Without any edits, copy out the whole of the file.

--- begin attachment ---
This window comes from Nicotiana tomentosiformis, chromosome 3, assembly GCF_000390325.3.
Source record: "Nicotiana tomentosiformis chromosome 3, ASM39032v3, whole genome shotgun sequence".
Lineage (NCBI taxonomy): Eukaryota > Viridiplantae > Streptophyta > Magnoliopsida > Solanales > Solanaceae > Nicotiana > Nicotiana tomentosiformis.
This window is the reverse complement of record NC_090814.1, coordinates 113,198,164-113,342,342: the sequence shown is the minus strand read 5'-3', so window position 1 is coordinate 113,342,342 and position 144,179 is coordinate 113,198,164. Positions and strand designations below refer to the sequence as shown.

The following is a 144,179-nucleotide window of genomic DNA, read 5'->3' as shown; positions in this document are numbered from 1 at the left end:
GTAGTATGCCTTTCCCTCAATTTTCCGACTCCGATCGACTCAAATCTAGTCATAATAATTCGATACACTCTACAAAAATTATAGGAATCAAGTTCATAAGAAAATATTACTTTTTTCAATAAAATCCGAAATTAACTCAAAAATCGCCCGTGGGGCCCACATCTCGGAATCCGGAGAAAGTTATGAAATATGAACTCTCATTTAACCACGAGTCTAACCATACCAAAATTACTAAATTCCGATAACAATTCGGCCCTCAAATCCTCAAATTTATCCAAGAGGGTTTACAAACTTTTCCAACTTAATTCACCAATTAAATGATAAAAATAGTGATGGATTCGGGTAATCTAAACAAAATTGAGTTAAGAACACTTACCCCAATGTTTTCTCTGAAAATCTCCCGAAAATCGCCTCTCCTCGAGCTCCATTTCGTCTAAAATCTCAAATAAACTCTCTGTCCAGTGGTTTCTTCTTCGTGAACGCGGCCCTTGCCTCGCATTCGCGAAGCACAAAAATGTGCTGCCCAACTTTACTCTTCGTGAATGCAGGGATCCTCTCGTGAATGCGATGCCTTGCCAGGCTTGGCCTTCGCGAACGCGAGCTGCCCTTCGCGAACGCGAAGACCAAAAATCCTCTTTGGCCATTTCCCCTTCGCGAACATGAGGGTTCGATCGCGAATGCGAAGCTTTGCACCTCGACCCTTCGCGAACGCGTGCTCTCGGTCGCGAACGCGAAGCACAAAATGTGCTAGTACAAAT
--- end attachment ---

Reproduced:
This window comes from Nicotiana tomentosiformis, chromosome 3, assembly GCF_000390325.3.
Source record: "Nicotiana tomentosiformis chromosome 3, ASM39032v3, whole genome shotgun sequence".
Lineage (NCBI taxonomy): Eukaryota > Viridiplantae > Streptophyta > Magnoliopsida > Solanales > Solanaceae > Nicotiana > Nicotiana tomentosiformis.
This window is the reverse complement of record NC_090814.1, coordinates 113,198,164-113,342,342: the sequence shown is the minus strand read 5'-3', so window position 1 is coordinate 113,342,342 and position 144,179 is coordinate 113,198,164. Positions and strand designations below refer to the sequence as shown.

The following is a 144,179-nucleotide window of genomic DNA, read 5'->3' as shown; positions in this document are numbered from 1 at the left end:
GTAGTATGCCTTTCCCTCAATTTTCCGACTCCGATCGACTCAAATCTAGTCATAATAATTCGATACACTCTACAAAAATTATAGGAATCAAGTTCATAAGAAAATATTACTTTTTTCAATAAAATCCGAAATTAACTCAAAAATCGCCCGTGGGGCCCACATCTCGGAATCCGGAGAAAGTTATGAAATATGAACTCTCATTTAACCACGAGTCTAACCATACCAAAATTACTAAATTCCGATAACAATTCGGCCCTCAAATCCTCAAATTTATCCAAGAGGGTTTACAAACTTTTCCAACTTAATTCACCAATTAAATGATAAAAATAGTGATGGATTCGGGTAATCTAAACAAAATTGAGTTAAGAACACTTACCCCAATGTTTTCTCTGAAAATCTCCCGAAAATCGCCTCTCCTCGAGCTCCATTTCGTCTAAAATCTCAAATAAACTCTCTGTCCAGTGGTTTCTTCTTCGTGAACGCGGCCCTTGCCTCGCATTCGCGAAGCACAAAAATGTGCTGCCCAACTTTACTCTTCGTGAATGCAGGGATCCTCTCGTGAATGCGATGCCTTGCCAGGCTTGGCCTTCGCGAACGCGAGCTGCCCTTCGCGAACGCGAAGACCAAAAATCCTCTTTGGCCATTTCCCCTTCGCGAACATGAGGGTTCGATCGCGAATGCGAAGCTTTGCACCTCGACCCTTCGCGAACGCGTGCTCTCGGTCGCGAACGCGAAGCACAAAATGTGCTAGTACAAAT